In their latest move to combat the world’s most devastating illnesses, Bill and Melinda Gates pledged $31.5 million yesterday to eradicate malaria in Central America and the Dominican Republic.

The Bill and Melinda Gates Foundation announced the commitment during the World Economic Forum in Davos, Switzerland, an annual gathering of international leaders, powerbrokers, and major philanthropists. The Gates’ contribution will supplement a $37 million investment by the Inter-American Development Bank (IDB) and the Carlos Slim Foundation, demonstrating the collaborative spirit of the event.

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The commitment serves as the Gates’ latest contribution to ending poverty-related epidemics around the world. It comes two weeks after they pledged to pay back Nigeria’s polio eradication loan to Japan and a few months after they announced a $100,000,000 fund to research dementia.

Mosquito-borne malaria remains a persistent problem for people in warmer climates around the world, posing a particular threat to pregnant women, newborns, and children under five, who account for the the majority of malaria-related deaths.

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Though worldwide malaria cases have decreased by 60% since 2000, the illness continues to devastate communities in the world’s poorest countries. Malaria cases have dropped by 90% in Central America since 2000, but progress toward ending the illness has stalled. This lack of progress motivated the Gates Foundation and other donors to dedicate more money and energy to the mission.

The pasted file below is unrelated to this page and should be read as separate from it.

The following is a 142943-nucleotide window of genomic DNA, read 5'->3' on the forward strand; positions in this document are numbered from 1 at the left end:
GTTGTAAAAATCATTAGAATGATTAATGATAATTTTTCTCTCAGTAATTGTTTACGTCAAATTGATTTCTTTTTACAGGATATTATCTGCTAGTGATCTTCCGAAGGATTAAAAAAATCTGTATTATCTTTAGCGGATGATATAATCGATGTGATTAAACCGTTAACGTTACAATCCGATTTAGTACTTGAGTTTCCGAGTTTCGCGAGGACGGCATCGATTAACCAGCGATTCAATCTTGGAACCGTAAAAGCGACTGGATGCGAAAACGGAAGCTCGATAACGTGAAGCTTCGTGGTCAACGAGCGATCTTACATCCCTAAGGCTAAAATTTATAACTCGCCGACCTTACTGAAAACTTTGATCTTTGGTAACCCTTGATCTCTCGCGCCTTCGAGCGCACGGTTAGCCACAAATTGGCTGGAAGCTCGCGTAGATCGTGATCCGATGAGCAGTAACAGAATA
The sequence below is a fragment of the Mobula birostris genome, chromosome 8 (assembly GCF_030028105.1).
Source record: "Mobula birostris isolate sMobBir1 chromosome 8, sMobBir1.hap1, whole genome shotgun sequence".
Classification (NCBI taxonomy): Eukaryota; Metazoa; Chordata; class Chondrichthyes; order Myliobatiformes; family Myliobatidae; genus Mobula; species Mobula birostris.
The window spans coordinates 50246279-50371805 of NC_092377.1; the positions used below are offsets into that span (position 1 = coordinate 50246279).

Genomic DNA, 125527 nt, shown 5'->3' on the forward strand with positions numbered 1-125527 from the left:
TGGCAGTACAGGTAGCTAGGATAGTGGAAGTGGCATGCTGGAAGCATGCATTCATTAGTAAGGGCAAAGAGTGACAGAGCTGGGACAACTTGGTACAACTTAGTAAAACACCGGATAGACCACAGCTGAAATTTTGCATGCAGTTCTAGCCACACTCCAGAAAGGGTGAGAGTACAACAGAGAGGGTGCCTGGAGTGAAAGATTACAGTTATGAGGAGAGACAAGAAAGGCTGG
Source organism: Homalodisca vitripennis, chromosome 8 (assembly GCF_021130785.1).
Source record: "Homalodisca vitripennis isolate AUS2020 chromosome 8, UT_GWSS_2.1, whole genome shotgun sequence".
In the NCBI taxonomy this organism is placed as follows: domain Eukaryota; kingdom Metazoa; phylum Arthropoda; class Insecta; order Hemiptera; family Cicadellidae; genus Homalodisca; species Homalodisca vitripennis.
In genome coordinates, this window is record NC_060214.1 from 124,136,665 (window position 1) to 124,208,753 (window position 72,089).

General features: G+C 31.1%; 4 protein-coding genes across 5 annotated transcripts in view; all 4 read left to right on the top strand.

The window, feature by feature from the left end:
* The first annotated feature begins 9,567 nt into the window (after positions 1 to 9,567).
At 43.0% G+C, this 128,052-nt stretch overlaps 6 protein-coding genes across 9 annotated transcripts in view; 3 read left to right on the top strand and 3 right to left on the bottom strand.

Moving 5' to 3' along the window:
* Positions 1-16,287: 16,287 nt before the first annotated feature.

"We’re at a crossroads," the foundation said in a statement. "Progress is still possible, but it’s not inevitable, and the decisions the world makes today will determine whether we eliminate malaria or see a resurgence of this deadly disease.

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According to the World Health Organization, at least 1 million people die from malaria each year and Central America, the Dominican Republic, and Haiti reported a combined 40,270 cases of malaria in 2016.

Global Citizen campaigns on eradicating malaria and other preventable illnesses that disproportionately affect the world’s poorest people. You can take action here.

In a statement, the Gates Foundation said the money will fund new analytic tools, prevention methods, and stronger medications that counter drug-resistant malaria strains and eliminate the diseases from victims’ bodies.

Disclosure: The Bill and Melinda Gates Foundation is a funding partner of Global Citizen.

Editor's note: This piece has been updated to include a disclosure that the Bill and Melinda Gates Foundation is a funding partner of Global Citizen. We regret the oversight.


Defeat Poverty

Bill Gates Just Pledged $31 Million to Fight Malaria in Latin America

By David Brand